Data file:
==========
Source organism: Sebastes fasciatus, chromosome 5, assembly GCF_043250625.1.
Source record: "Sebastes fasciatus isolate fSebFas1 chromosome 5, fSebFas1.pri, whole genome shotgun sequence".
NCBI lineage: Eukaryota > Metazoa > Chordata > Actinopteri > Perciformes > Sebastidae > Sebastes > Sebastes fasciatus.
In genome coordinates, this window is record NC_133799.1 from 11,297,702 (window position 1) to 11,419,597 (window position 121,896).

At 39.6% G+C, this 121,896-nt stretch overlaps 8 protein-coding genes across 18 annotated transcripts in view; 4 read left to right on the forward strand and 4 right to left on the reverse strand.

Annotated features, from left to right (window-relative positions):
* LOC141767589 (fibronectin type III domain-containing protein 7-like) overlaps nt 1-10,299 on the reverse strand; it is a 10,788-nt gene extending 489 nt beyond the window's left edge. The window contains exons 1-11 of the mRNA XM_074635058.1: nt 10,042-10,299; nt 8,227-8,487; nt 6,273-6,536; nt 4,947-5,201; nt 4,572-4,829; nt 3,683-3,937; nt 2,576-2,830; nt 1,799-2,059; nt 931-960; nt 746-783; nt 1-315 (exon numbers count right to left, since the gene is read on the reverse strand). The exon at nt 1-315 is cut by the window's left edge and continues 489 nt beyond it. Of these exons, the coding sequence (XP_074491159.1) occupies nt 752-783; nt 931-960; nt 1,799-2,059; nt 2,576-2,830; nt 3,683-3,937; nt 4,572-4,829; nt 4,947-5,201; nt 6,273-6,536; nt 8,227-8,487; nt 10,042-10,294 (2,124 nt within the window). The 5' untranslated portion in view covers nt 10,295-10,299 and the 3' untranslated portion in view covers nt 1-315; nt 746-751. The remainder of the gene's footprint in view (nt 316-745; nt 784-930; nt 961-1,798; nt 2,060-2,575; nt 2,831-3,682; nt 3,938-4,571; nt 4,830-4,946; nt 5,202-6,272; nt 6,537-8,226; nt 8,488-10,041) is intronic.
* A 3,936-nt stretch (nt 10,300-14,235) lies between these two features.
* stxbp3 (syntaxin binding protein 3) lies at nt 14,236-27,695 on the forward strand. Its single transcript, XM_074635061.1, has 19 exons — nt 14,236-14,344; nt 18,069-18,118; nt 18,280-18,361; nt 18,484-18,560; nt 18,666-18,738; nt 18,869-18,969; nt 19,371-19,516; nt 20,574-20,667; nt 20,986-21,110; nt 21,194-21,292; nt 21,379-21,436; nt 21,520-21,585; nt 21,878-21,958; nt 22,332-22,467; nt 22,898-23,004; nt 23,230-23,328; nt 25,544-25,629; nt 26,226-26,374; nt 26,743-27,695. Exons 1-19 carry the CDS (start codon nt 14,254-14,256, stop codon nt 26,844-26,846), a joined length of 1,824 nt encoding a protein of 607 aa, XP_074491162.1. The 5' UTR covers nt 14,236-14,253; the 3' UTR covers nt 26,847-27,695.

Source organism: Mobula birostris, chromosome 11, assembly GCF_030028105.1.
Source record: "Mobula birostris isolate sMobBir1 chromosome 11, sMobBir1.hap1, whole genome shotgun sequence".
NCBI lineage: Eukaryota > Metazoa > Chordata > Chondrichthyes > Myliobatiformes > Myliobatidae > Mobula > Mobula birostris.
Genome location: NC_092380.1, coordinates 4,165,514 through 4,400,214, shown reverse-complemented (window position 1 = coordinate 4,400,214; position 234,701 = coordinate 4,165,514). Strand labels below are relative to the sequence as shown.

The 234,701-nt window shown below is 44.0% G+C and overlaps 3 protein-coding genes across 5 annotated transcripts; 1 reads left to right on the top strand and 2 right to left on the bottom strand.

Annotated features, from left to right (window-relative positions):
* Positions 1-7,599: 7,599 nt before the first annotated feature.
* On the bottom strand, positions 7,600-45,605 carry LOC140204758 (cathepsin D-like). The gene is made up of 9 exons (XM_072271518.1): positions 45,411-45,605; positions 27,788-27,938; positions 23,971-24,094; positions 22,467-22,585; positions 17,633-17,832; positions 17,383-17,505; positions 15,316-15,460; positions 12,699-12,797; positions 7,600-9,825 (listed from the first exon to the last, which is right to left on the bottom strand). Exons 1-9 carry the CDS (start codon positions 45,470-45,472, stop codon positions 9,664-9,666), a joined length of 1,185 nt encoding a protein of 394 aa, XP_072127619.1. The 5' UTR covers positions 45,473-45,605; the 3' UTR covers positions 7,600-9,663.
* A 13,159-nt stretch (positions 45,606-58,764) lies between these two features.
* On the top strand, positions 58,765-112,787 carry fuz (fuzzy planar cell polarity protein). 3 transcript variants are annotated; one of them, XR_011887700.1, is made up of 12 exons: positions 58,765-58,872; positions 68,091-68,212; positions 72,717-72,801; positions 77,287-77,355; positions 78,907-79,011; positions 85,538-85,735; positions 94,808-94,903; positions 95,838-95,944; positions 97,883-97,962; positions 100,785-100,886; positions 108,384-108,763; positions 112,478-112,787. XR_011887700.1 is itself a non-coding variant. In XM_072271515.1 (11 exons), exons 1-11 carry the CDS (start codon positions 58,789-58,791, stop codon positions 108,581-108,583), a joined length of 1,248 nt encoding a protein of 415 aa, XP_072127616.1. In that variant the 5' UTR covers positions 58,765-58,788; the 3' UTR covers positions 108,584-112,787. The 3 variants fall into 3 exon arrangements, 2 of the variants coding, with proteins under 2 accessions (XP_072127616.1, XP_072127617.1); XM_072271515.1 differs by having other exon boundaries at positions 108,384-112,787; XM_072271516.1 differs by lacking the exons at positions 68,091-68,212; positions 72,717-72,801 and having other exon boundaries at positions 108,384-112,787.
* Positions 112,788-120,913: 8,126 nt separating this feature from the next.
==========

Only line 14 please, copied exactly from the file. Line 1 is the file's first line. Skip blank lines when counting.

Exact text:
The 234,701-nt window shown below is 44.0% G+C and overlaps 3 protein-coding genes across 5 annotated transcripts; 1 reads left to right on the top strand and 2 right to left on the bottom strand.